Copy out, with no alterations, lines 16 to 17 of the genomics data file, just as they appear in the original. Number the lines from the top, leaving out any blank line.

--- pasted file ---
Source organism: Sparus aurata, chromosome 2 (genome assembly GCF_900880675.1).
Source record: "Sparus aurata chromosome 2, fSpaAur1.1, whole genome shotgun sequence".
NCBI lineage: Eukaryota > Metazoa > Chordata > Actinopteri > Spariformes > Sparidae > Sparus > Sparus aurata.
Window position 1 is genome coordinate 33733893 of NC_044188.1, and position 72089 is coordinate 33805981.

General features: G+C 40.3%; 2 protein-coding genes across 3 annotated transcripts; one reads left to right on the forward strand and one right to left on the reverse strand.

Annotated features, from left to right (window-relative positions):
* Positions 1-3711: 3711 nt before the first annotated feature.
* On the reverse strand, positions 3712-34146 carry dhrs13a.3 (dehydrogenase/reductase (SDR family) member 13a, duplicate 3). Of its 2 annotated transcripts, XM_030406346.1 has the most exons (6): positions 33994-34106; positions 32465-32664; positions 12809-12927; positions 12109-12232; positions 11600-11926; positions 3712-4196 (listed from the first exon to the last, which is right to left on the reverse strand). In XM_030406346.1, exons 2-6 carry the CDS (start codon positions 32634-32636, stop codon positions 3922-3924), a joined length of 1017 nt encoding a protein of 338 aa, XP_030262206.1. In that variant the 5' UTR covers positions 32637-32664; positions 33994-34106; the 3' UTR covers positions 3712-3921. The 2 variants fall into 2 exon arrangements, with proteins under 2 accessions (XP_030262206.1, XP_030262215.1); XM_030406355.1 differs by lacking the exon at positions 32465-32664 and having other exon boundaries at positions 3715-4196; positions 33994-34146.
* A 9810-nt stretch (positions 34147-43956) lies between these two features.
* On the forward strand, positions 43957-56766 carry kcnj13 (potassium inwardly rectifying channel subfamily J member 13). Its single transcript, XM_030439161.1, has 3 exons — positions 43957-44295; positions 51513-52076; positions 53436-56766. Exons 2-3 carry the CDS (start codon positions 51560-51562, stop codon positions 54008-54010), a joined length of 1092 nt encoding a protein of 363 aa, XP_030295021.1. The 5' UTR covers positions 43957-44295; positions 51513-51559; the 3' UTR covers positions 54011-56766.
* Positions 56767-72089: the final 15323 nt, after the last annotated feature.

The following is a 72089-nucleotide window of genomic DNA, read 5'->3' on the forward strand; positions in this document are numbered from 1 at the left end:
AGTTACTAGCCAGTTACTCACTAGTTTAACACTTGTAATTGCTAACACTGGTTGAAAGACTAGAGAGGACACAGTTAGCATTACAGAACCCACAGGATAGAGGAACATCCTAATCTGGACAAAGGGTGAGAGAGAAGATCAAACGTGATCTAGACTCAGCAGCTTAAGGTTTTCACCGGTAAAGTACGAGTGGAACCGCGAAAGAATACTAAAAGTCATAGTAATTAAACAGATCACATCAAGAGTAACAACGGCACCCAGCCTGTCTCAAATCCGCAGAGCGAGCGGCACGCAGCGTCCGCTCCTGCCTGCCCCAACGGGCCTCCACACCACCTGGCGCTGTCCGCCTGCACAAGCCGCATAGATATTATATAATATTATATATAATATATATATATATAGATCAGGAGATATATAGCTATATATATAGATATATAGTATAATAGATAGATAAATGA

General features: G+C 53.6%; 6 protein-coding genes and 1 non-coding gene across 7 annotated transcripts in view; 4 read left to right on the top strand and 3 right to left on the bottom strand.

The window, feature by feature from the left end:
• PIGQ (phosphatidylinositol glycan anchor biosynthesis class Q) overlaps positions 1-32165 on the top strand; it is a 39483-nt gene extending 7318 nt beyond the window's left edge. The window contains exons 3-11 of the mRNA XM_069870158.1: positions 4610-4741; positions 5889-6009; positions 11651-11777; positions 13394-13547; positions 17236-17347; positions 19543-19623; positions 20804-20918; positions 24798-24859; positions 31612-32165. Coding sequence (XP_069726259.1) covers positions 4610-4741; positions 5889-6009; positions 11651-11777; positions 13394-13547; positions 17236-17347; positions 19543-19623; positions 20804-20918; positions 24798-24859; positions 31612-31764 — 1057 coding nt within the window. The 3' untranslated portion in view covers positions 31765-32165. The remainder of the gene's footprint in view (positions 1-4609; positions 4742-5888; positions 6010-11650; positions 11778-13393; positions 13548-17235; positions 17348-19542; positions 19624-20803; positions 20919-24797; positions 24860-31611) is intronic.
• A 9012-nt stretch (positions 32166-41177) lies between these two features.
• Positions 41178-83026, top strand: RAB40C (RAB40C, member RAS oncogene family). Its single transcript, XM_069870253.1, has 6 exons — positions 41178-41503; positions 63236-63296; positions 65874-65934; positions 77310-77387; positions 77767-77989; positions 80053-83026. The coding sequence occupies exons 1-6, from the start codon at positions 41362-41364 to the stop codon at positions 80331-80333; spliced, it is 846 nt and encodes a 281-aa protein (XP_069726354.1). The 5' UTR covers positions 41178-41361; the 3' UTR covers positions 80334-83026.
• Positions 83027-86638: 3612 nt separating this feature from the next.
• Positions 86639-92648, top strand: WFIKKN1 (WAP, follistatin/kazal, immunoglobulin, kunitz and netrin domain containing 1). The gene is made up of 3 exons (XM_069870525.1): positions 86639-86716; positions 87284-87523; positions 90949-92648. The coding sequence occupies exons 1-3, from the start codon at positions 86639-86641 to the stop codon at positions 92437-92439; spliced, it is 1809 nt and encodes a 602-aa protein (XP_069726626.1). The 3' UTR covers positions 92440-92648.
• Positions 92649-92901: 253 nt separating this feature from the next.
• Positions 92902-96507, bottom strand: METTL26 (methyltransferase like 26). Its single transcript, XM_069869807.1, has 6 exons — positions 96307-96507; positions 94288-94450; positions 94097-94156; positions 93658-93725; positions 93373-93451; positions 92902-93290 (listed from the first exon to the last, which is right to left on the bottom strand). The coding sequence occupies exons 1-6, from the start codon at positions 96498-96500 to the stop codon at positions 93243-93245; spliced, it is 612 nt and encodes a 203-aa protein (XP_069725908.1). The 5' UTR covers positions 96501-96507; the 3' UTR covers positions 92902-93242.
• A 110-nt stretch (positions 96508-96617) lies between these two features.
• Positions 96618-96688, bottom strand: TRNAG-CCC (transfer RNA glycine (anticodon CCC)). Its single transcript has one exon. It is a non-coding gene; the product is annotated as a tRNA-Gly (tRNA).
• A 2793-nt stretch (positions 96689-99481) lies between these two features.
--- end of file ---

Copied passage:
• PIGQ (phosphatidylinositol glycan anchor biosynthesis class Q) overlaps positions 1-32165 on the top strand; it is a 39483-nt gene extending 7318 nt beyond the window's left edge. The window contains exons 3-11 of the mRNA XM_069870158.1: positions 4610-4741; positions 5889-6009; positions 11651-11777; positions 13394-13547; positions 17236-17347; positions 19543-19623; positions 20804-20918; positions 24798-24859; positions 31612-32165. Coding sequence (XP_069726259.1) covers positions 4610-4741; positions 5889-6009; positions 11651-11777; positions 13394-13547; positions 17236-17347; positions 19543-19623; positions 20804-20918; positions 24798-24859; positions 31612-31764 — 1057 coding nt within the window. The 3' untranslated portion in view covers positions 31765-32165. The remainder of the gene's footprint in view (positions 1-4609; positions 4742-5888; positions 6010-11650; positions 11778-13393; positions 13548-17235; positions 17348-19542; positions 19624-20803; positions 20919-24797; positions 24860-31611) is intronic.
• A 9012-nt stretch (positions 32166-41177) lies between these two features.